Suburban families may need to go above-and-beyond when they seek energy-efficient homes to account for the amount of energy they consume each day during their commutes.
Even families that do not embrace the most advanced energy-efficient appliances and products may try to trim their energy bills, through CFL bulbs and other cost-effective measures. But, if the goal of green practices is to cut overall energy use, and not just energy use in the home, these improvements could be all for naught if a family lives outside of a city, according to a new study.
"In terms of climate impact, U.S. suburbanites represent one of the most serious threats to our climate," according to a report by Cities21. "Buying a condo (or renting an apartment) and having a shorter, greener commute are two of the largest individual methods to cut energy consumption."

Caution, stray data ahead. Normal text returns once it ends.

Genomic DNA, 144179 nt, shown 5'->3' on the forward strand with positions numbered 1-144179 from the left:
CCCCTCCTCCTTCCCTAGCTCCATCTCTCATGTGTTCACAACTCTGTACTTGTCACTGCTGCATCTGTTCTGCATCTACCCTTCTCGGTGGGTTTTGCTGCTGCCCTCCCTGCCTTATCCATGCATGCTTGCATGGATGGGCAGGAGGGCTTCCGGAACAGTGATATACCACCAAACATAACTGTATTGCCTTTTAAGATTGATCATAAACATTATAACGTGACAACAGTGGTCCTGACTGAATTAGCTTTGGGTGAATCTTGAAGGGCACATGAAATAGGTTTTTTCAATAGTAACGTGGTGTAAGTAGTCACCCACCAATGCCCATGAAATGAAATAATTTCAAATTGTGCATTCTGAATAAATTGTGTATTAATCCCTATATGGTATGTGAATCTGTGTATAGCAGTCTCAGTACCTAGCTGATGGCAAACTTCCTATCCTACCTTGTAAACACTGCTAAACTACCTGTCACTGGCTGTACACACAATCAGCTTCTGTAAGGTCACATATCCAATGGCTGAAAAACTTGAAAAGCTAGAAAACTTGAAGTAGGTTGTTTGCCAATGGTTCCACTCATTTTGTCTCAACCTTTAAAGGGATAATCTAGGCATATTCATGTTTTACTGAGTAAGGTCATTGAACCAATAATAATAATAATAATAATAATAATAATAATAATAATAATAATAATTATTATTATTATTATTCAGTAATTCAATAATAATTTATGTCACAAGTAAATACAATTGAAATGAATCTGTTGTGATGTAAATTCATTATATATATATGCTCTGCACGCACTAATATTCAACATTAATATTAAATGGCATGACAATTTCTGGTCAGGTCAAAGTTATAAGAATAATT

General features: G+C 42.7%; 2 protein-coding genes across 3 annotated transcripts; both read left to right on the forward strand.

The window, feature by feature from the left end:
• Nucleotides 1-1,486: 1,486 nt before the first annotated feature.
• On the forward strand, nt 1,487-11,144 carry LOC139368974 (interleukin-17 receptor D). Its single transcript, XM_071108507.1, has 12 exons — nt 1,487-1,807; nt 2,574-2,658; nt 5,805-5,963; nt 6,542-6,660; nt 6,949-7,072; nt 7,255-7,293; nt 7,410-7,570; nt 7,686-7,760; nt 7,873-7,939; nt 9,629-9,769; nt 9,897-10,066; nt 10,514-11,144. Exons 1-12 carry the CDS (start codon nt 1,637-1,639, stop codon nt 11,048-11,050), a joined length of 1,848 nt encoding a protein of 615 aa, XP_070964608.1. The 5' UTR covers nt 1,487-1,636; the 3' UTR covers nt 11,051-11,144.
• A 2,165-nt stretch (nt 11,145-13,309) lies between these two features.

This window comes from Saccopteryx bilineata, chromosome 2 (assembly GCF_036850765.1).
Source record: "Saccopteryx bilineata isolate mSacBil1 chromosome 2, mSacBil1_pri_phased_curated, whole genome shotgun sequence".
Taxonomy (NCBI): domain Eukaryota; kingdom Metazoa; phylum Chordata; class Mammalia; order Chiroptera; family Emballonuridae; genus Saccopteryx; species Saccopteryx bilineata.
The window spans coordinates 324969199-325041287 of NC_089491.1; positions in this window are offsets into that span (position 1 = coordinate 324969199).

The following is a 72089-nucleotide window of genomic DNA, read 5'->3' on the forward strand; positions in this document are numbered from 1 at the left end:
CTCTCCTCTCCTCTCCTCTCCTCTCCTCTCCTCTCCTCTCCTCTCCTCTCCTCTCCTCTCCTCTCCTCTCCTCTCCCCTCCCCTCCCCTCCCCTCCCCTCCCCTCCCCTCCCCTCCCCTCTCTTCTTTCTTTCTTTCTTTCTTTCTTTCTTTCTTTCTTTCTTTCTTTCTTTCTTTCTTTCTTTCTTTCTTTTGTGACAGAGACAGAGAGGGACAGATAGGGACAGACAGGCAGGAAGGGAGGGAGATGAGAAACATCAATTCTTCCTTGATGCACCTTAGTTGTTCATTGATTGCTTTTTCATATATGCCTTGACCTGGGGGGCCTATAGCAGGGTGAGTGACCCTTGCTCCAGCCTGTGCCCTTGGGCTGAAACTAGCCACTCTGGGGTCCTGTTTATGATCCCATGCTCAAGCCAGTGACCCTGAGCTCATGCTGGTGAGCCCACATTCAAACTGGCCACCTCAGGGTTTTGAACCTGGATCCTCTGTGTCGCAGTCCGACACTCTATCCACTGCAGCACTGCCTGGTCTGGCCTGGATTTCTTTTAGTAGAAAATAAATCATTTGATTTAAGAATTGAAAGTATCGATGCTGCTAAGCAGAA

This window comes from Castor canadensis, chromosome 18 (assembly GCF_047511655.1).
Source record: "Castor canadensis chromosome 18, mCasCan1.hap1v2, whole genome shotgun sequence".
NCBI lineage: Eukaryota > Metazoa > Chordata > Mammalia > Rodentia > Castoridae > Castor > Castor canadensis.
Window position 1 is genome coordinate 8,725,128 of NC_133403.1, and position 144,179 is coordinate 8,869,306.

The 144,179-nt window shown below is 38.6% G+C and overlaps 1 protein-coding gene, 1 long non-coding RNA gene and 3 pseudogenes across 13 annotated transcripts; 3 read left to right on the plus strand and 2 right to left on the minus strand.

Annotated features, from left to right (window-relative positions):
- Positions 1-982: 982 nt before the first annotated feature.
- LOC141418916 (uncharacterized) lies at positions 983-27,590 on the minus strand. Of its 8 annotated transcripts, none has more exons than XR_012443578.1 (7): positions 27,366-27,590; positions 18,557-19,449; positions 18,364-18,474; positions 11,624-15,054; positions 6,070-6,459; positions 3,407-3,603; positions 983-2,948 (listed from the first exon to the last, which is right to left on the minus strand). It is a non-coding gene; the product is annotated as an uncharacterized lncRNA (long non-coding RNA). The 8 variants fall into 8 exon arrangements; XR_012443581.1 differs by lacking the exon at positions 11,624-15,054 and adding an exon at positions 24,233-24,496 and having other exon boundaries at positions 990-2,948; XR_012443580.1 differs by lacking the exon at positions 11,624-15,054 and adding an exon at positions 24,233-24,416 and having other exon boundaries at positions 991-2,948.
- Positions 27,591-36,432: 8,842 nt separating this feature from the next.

The report found that an average suburban family uses 240 MBTU annually, with transportation and household energy use nearly equal. Green households located in the suburbs used 164 MBTU worth of energy and displayed a similar split between transportation and daily use in the home. However, an average urban household – which lodged a nearly similar total energy output compared with suburban households – only used 28 MBTU annually during their commutes.
Short of moving to cities, suburb dwellers may need to institute even more savings into their daily activities to make up for the energy they use getting to work each day. While using CFL bulbs and fixing leaky windows is a start, maximum savings are even more likely to be achieved after a homeowner consults with a Pennsylvania home inspection service that can advise meaningful energy enhancements.